Monday, May 25, 2009

More Wins Than Losses

So i had a friend of mine ask me about carbon reduction and jobs. He seems like an intelligent guy, but i felt the need to give him a fuller picture. While reports (from the mining industry) that predict job losses of 23,500 in mining (by 2030) might look scary, there's 3 crucial elements that reveal this as scaremongering:

1. The head of the Mining Worker's Union, Tony Maher (who has had frightened members ringing him up) has read the report and reveals that the report predicts 120% growth in Queensland and 60% growth in NSW. The jobs figure relates to extra jobs that might have happened if we continued to pollute regardless. (audio interview here)

2. The Climate Institute report (described as "the good news the polluters don't want you to hear") shows that up to 30,000 jobs would be created in renewable energy alone - with over $30 billion dollars in investment. And a lot of that will end up in regional Austalia.

3. An assessment done by the National Australia Bank shows that emissions reduction actually boosts the economy by around 6 billion dollars each year. If we're talking about 2020, then multiply that figure by 10 years.

It's one thing for the mining industry to whinge to government that avoiding climate change might lose them a few dollars, but to scare workers and manipulate people by playing on their biggest fear is something i find significantly distasteful.

Saturday, May 23, 2009

Save $700

The decision by President Obama to improve fuel consumption standards of American cars means that over the next 7 years, the average mileage will go from around 10 km/litre up to 15. As Obama points out, "Consumers pay less for fuel, which means less money going overseas, and more money to save or spend here at home".

So it makes sense that we would want the same thing here. The ACF and the NRMA outlined the benefits of Australia having a similar standard. Apart from reduced greenhouse emissions, it would keep the Australian car industry competitive internationally - in Japan the standard is 5L/100km (=20km/litre).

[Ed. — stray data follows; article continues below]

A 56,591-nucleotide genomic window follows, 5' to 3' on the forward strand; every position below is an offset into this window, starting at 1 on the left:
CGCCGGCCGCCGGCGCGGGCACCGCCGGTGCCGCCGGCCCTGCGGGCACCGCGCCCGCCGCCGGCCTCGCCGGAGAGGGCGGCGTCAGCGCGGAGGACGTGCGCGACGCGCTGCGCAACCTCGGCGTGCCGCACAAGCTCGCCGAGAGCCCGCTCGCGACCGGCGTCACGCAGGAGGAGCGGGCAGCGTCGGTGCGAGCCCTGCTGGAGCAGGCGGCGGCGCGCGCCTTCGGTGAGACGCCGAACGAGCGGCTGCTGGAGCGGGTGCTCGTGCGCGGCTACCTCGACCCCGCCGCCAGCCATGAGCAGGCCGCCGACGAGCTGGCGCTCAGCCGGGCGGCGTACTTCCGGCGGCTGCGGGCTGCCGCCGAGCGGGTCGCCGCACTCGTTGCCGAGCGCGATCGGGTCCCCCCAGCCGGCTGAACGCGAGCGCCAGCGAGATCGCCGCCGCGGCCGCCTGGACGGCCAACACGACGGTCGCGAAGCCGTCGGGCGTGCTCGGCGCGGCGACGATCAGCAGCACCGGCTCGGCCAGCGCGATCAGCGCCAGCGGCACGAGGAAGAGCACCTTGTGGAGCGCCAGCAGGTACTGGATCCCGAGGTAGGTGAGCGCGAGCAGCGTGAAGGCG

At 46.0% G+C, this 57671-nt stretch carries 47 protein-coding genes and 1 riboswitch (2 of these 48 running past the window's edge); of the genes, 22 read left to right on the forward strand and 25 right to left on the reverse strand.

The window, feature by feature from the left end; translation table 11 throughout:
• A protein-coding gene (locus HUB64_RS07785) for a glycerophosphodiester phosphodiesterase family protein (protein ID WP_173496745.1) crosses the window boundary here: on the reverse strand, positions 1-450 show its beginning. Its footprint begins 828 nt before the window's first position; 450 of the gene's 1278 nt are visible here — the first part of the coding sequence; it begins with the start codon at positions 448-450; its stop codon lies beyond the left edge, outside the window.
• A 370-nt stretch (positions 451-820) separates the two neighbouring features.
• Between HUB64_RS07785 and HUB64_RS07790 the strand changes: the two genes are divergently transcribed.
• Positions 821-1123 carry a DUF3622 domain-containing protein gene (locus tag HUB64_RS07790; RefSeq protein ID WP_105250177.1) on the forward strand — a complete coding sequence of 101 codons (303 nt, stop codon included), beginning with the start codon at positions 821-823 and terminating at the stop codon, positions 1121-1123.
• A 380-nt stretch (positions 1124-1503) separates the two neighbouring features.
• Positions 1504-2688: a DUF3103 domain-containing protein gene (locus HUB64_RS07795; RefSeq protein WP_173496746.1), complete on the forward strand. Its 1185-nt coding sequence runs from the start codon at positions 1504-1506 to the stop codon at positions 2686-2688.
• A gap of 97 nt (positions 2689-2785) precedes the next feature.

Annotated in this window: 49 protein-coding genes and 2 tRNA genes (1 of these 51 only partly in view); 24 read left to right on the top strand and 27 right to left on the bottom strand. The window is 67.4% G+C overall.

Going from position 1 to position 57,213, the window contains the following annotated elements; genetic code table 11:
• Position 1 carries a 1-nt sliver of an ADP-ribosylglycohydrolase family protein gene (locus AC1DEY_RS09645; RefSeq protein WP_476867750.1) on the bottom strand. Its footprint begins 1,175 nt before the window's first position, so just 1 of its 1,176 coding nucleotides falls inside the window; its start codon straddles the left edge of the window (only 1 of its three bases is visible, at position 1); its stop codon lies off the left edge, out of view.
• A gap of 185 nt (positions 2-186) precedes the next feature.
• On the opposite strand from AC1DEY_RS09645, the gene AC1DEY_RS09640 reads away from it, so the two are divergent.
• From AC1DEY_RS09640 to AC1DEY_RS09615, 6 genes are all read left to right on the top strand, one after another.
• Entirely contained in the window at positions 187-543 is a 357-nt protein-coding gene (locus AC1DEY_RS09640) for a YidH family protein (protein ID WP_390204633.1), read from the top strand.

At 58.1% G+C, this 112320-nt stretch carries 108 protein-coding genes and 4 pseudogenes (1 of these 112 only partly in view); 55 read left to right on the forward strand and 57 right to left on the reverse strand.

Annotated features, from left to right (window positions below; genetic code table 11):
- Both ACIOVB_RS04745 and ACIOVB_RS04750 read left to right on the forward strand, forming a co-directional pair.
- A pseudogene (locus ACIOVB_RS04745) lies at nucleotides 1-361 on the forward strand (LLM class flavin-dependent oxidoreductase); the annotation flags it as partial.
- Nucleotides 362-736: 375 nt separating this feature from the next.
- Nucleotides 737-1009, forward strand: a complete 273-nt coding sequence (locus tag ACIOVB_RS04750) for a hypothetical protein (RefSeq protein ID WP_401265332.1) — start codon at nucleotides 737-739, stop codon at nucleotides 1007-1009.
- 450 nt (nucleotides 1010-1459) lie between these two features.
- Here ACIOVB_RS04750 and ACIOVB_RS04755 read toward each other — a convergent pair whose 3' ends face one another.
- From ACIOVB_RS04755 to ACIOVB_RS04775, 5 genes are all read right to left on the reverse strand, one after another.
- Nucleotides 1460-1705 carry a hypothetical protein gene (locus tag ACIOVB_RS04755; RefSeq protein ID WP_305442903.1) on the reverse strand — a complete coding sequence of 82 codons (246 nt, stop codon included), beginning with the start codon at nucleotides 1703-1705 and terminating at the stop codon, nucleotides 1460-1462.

But probably the most obvious outcome is for the hip-pocket. Obviously, using 1/3 less fuel means paying 1/3 saving at the pump. NRMA found that fuel standards would save the average driver $700. Across Australia that's billions every year.

Friday, May 08, 2009

Spot The Difference

Apart from the obvious decoration, there is another difference between these two:

Only the front one is chewing up fuel during the long wait for the lights to change. The Prius hybrid only consumes fuel while moving (as sometimes not even then).

Tuesday, May 05, 2009

CPRS - The Sequel

No doubt you've heard about the Prime Minister's latest version of the Carbon Pollution Reduction Scheme. Part of the revision is another $1 billion to heavy polluters, taking the grand total to 8.4 billion dollars. This is more than double the money going into renewable energy.

The GetUp group reckon that a decent climate change strategy would be to allocate money to solving the problem (renewable energy) rather than to the companies who caused the problem in the first place. If you agree, why not sign the petition?

Monday, May 04, 2009

Good Advice

Good advice from a local billboard:

Friday, May 01, 2009

Renewables Map

Discovered the Australian Renewable Energy Atlas - a map of the country's renewable resources are located.

No surprise that there's lots of solar and wind, but the picture here is of geothermal heat (the hot rocks deep under the surface). Areas as big as some states - at temperatures up to 300°C. So much energy!

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